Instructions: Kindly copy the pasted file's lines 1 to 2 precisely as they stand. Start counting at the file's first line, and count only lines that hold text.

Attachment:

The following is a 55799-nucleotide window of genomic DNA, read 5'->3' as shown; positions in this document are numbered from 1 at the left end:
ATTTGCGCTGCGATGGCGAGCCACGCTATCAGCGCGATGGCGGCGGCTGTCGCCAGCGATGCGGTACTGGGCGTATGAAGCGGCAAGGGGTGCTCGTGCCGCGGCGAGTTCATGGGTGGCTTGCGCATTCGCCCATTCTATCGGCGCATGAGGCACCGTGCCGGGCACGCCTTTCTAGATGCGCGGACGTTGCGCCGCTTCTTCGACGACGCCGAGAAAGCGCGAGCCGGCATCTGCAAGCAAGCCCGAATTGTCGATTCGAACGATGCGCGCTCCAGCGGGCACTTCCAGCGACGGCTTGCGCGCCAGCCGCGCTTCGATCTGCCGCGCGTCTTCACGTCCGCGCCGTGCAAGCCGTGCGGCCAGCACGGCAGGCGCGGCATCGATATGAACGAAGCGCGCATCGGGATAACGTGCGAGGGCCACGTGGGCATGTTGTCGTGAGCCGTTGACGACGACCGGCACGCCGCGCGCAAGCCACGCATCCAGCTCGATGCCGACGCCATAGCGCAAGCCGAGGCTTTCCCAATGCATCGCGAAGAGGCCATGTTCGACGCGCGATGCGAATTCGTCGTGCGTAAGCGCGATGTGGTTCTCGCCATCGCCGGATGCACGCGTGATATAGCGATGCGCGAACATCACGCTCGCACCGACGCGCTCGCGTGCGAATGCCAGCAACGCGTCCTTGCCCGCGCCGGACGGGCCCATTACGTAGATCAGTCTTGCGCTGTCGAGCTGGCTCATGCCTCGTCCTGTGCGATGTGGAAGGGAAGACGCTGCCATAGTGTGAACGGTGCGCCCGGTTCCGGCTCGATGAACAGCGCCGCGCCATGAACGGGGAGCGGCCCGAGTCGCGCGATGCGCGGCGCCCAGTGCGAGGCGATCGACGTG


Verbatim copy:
The following is a 55799-nucleotide window of genomic DNA, read 5'->3' as shown; positions in this document are numbered from 1 at the left end:
ATTTGCGCTGCGATGGCGAGCCACGCTATCAGCGCGATGGCGGCGGCTGTCGCCAGCGATGCGGTACTGGGCGTATGAAGCGGCAAGGGGTGCTCGTGCCGCGGCGAGTTCATGGGTGGCTTGCGCATTCGCCCATTCTATCGGCGCATGAGGCACCGTGCCGGGCACGCCTTTCTAGATGCGCGGACGTTGCGCCGCTTCTTCGACGACGCCGAGAAAGCGCGAGCCGGCATCTGCAAGCAAGCCCGAATTGTCGATTCGAACGATGCGCGCTCCAGCGGGCACTTCCAGCGACGGCTTGCGCGCCAGCCGCGCTTCGATCTGCCGCGCGTCTTCACGTCCGCGCCGTGCAAGCCGTGCGGCCAGCACGGCAGGCGCGGCATCGATATGAACGAAGCGCGCATCGGGATAACGTGCGAGGGCCACGTGGGCATGTTGTCGTGAGCCGTTGACGACGACCGGCACGCCGCGCGCAAGCCACGCATCCAGCTCGATGCCGACGCCATAGCGCAAGCCGAGGCTTTCCCAATGCATCGCGAAGAGGCCATGTTCGACGCGCGATGCGAATTCGTCGTGCGTAAGCGCGATGTGGTTCTCGCCATCGCCGGATGCACGCGTGATATAGCGATGCGCGAACATCACGCTCGCACCGACGCGCTCGCGTGCGAATGCCAGCAACGCGTCCTTGCCCGCGCCGGACGGGCCCATTACGTAGATCAGTCTTGCGCTGTCGAGCTGGCTCATGCCTCGTCCTGTGCGATGTGGAAGGGAAGACGCTGCCATAGTGTGAACGGTGCGCCCGGTTCCGGCTCGATGAACAGCGCCGCGCCATGAACGGGGAGCGGCCCGAGTCGCGCGATGCGCGGCGCCCAGTGCGAGGCGATCGACGTG